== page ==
I am considering getting the mini with:
  • 3.0GHz Dual-Core Intel Core i7 (Turbo Boost up to 3.5GHz)
  • 16GB 1600MHz LPDDR3 SDRAM
  • 2TB Fusion Drive
  • Intel Iris Graphics
It's been pointed out in this forum that the money to buy this may be better off spent on a refurbished 5k iMac, up-specced 2014 Mac Minis make the least sense at the moment. You don't mention what monitor you have - could that end up being a factor?

Here's my options:

Knowing that we can expect refreshes on all desktop hardware by October whatever you buy will be out of date so I'd be looking at refurbished models.

1. Look at refurbished 5k iMacs for the money - a 5k display and GPU would be really good for video editing. 4k iMacs are slightly pricey but would be far more powerful than the Mini. Base model 21.5" models are in danger of being turned into 4k models on the next refresh.
2. If I had to buy a Mini I'd be looking at saving the i7 upgrade money and spending it on pure SSD with external HD storage.
3. My gut feeling over the future of the Mini suggests a future 'lower' spec range based on the non touch bar 13" Macbook Pro to push people into buying what I feel to be a lower entry bar on the refreshed Mac Pro when it finally comes - this is probably way outside your window of opportunity though. Ironically, this could lead people to treat the 2014 models with more respect than they have been getting as opposed to the 2012 models because a 2017 model could end up 'slower' still. This is ironic because benchmarks may show the newer models to be closer than you'd think while using less power.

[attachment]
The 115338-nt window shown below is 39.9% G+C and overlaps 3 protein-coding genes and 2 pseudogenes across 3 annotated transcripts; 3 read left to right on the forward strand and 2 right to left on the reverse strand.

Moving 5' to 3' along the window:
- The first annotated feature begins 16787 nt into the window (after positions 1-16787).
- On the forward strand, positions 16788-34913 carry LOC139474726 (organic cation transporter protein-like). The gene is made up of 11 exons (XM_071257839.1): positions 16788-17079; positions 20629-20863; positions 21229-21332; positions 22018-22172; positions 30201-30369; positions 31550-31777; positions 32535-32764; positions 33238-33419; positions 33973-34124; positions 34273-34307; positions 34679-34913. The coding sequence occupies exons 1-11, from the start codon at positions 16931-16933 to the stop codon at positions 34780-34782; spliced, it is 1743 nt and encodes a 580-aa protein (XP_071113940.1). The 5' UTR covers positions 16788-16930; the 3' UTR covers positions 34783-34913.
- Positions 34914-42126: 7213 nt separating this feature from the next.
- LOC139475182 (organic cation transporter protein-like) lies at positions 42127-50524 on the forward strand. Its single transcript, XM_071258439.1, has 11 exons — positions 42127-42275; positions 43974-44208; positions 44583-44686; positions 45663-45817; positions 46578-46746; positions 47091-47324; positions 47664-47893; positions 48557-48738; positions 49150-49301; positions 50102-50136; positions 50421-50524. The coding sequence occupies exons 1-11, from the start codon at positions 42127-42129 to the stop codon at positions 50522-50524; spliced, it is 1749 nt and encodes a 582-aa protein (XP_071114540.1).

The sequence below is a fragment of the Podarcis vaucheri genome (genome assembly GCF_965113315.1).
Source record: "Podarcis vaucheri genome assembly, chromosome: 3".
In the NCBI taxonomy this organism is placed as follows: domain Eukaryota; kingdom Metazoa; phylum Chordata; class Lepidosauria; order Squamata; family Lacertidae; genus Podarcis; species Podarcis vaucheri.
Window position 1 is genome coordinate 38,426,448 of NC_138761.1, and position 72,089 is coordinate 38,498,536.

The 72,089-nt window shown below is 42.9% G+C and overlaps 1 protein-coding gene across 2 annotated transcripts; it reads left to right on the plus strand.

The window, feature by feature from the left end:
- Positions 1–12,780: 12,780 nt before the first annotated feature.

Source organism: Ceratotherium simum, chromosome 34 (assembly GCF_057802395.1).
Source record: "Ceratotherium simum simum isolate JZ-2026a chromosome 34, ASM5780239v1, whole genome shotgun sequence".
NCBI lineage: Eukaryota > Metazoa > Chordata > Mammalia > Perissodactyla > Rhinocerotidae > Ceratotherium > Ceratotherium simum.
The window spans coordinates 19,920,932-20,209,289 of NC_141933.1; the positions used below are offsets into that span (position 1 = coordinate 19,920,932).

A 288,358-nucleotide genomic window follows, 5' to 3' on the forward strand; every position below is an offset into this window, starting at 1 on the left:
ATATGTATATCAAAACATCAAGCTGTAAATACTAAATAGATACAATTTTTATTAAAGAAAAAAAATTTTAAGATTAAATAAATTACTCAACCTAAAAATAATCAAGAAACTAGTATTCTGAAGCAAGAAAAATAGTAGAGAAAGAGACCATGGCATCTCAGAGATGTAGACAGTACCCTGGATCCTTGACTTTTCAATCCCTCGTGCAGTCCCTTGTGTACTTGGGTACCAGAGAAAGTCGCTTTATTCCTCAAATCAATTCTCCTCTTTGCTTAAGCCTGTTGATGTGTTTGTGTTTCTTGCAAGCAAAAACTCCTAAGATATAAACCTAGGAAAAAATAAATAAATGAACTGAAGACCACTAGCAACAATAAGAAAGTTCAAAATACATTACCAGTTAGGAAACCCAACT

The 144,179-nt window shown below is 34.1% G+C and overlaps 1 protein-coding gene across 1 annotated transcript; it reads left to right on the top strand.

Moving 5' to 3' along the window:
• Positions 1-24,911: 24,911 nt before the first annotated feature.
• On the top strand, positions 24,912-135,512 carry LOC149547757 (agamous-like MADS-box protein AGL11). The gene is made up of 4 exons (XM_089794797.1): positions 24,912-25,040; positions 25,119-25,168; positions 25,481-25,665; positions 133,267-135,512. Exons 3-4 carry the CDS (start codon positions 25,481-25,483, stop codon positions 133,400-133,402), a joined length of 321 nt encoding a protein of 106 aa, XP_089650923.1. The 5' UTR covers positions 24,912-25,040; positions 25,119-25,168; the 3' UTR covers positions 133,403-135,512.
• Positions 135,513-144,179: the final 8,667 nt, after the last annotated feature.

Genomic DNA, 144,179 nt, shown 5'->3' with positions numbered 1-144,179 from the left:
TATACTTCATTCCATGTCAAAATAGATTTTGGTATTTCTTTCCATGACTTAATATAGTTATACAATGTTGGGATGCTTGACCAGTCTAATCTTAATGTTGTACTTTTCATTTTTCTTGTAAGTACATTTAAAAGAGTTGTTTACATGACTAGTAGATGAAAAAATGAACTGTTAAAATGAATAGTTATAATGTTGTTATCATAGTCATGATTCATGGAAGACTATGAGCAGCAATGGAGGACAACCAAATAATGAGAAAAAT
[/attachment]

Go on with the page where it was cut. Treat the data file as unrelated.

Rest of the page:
GtrDude

macrumors 6502
Apr 17, 2011
388
426
Moreover, if a new Mac mini launches this year with updated specs it might be significantly (>2x?) faster for the same money while your Mac mini drops in value by half the price.

MBP just came out, didn't lower the prices on the previous MBP's or MB Airs either.
They don't have a long history of lowering prices on previous products.
Phones and ipads yes, but not the computer stuff.
I didn't see the prices on the MacPros go down when that new TrashPro came out in 2013.
 

sunapple

macrumors 68000
Jul 16, 2013
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The Netherlands
MBP just came out, didn't lower the prices on the previous MBP's or MB Airs either.